Egyptian court sentences 'Ismailia killer' to death

Man who decapitated former friend in public blames methamphetamine use

UNITED STATES - APRIL 02:  Crystal methamphetamine is on display at the New York office of the Drug Enforcement Administration, where it is being held as evidence.  (Photo by David Handschuh/NY Daily News Archive via Getty Images)

An Egyptian court on Thursday sentenced to death a man who beheaded his former friend on a street in Ismailia last month and attempted to kill two other people as he left the scene with the severed head.

The court's verdict and sentencing came in the third hearing of the trial of Abdel Rahman Dabour, which was broadcast live on several national networks.

Dabour became known as the “Ismailia killer” after a video of the November 1 attack and of him walking through the city with the head in his hands was shared on social media.

Under Egyptian law, the death sentence will be referred to the Grand Mufti, the government’s highest religious authority, for approval. The Grand Mufti's decision carries weight but is not binding on the court, which will announce its final ruling on January 5.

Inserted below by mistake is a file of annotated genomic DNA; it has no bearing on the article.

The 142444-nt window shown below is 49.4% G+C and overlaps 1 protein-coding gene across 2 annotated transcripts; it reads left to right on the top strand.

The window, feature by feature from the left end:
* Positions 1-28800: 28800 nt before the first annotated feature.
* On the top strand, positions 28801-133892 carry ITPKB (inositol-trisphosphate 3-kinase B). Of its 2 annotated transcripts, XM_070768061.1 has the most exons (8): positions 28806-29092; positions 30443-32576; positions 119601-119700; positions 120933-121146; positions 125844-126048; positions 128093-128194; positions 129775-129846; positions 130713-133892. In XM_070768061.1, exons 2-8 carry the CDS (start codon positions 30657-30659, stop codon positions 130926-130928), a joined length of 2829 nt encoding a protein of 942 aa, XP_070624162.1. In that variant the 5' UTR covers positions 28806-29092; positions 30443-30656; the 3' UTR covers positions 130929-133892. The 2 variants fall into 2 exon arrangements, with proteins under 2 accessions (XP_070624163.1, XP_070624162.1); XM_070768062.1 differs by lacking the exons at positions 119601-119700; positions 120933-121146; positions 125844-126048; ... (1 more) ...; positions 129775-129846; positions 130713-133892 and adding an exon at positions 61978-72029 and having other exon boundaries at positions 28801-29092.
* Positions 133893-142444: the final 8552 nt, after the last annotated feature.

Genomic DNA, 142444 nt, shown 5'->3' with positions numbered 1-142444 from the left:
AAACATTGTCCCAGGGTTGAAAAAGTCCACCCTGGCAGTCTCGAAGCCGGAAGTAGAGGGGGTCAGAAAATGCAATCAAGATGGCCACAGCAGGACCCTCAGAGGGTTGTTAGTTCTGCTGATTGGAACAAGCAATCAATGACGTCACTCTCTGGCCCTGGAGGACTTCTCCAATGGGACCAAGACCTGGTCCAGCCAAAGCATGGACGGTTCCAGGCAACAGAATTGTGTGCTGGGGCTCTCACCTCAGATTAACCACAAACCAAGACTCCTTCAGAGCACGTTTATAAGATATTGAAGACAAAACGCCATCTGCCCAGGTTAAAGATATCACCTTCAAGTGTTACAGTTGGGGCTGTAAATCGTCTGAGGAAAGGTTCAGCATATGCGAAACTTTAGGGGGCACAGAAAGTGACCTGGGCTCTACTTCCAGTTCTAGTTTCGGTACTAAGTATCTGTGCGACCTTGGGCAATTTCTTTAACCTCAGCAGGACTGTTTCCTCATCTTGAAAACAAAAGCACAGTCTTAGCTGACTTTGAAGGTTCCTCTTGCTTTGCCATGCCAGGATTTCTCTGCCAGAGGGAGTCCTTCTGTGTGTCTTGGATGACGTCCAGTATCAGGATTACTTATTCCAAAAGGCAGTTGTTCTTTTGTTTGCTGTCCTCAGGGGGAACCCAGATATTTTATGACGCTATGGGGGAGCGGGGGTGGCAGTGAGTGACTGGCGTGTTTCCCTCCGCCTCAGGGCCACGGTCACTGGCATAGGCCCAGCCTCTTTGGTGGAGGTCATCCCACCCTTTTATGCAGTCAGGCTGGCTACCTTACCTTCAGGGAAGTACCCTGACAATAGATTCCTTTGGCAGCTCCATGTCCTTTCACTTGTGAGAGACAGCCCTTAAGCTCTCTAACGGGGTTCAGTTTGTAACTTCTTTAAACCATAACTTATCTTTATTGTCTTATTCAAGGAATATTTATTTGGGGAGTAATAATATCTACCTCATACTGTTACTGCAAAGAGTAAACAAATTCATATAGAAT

Following his arrest less than an hour after the killing, Dabour told police that his victim had coerced him into a relationship years ago and that he decided to kill him when he threatened to make it public.

His trial began on December 4 and resumed on Monday, when Dabour gave a detailed confession but argued that it was not he who committed the murder because he was under the influence of crystal methamphetamine.

He said he began using it because it made him “braver” when dealing with life’s challenges.

Dabour's mother, who also testified on Monday along with his sister, told the judge that he was always her favourite son but that she lost him when he started using drugs. Dabour was seen consoling his distraught mother as she was questioned by court officials.

Dabour’s mother told the judges her son had been using the drug for several years and that it distorted his personality and actions.

His lawyers pleaded for a more lenient sentence because he had been under the influence of methamphetamine.

The footage of the gruesome murder made the case one of the most shocking for the Egyptians, who have followed it closely.

Prosecutors called it a “murder that shook the heavens”.

Updated: December 9th 2021, 4:45 PM